As a result, Sousa’s side kept their backline very high, piling constant pressure on their rivals – once the ball was won back, the polished feet of the likes of Josip Ilicic, Nikola Kalinic, Federico Bernardeschi and Marcos Alonso made sure the Viola had plenty of solutions to find a breakthrough.
As the months went by, a lack of consistency became the most evident issue for an inexperienced team that seemed to struggle to perform at their best level week in and week out. This didn’t stop them from qualifying for the Europa League via a 5th-place finish, but the following season didn’t bring the hoped-for improvements.
In spite of amassing one point more than in the previous year (48), Fiorentina finished 8th in Serie A in 2016/2017, with the club deciding to part ways with the Portuguese manager, putting an end to a bittersweet experience.
It is not known how Sousa imagined his career to unfold after leaving Florence, but it is fair to say it didn’t go as planned. He was sacked after 11 months in charge of Tianjin Quanjian, left Bordeaux before completing his first full season at the helm and fell out with executives at the Poland National Team when he decided to leave the job he had taken 11 months before in order to join Flamengo.
His stint at the Rio de Janeiro giants was arguably his lowest point, as he never managed to win the hearts of an overly ambitious fanbase and follow in Jorge Jesus‘ footsteps – instead, he was even taunted for his methods, which included installing a giant screen in Flamengo’s training centre, before the club decided to dismiss him following a poor start to the season.
Can Paulo Sousa keep Salernitana in Serie A?
As much as his reputation may have been affected by his latest experiences, since his very first days at Salernitana, Paulo Sousa made it clear that his love for football is still intact. He spent his first press conferences talking about tactics, attitude on the pitch and specific game principles, and it is fair to say it took him little time to turn all of that into practice.
Following a 2-0 home defeat to Lazio in his first game in charge, Sousa’s Salernitana kept their first clean sheet in 12 matches in an emphatic 3-0 win over Monza, one of Serie A most well-trained sides, before getting three consecutive draws, two of which came against AC Milan and Thiago Motta’s revitalised Bologna.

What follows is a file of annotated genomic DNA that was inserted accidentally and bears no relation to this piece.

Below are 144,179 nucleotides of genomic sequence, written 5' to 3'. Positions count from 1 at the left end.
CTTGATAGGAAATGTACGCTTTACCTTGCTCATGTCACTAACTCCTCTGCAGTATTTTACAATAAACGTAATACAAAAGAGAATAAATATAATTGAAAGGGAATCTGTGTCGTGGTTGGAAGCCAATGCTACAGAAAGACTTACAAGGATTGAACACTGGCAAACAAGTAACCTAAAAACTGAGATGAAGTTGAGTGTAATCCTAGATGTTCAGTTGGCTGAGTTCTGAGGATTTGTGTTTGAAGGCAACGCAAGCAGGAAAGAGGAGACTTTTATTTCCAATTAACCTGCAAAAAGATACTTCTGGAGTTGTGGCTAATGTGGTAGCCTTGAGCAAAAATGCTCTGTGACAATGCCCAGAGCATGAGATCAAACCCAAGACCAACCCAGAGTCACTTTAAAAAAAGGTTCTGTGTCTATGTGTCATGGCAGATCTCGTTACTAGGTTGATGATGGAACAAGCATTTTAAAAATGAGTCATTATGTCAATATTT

But once again, the most reassuring signs for the wide Granata fanbase came from the pitch, as the manager’s ideas seemed to nicely fit the personnel at his disposal – while Sousa rotated several players in his first outings, his attempts to shape an intense, aggressive and efficient side were immediately visible.
Also, Sousa strived to get the most out of his players with a proactive approach – he moved Antonio Candreva into the trequartista role to exploit his flair and reduce energy-wasting runs, and he seems to be enhancing the game of a number of players, including Grigoris Kastanos, Emil Bohinen and Lorenzo Pirola. In addition to that, the organisation provided by the new tactical setup has allowed Salernitana, the worst defence in Serie A when the coach was appointed, to concede just three goals from their last four games.
A tough fixture list awaits the Granata this Spring, but should Sousa’s side replicate or even improve what they’ve shown against AC Milan or Bologna, they’d boast good odds to get the points required to stay in Serie A for a third season in a row. At stake, there’s a chance for Paulo Sousa to coach Salernitana for a full season, with time to build his team’s identity and test his ambitions, also taking advantage of Iervolino‘s penchant for investing in his club.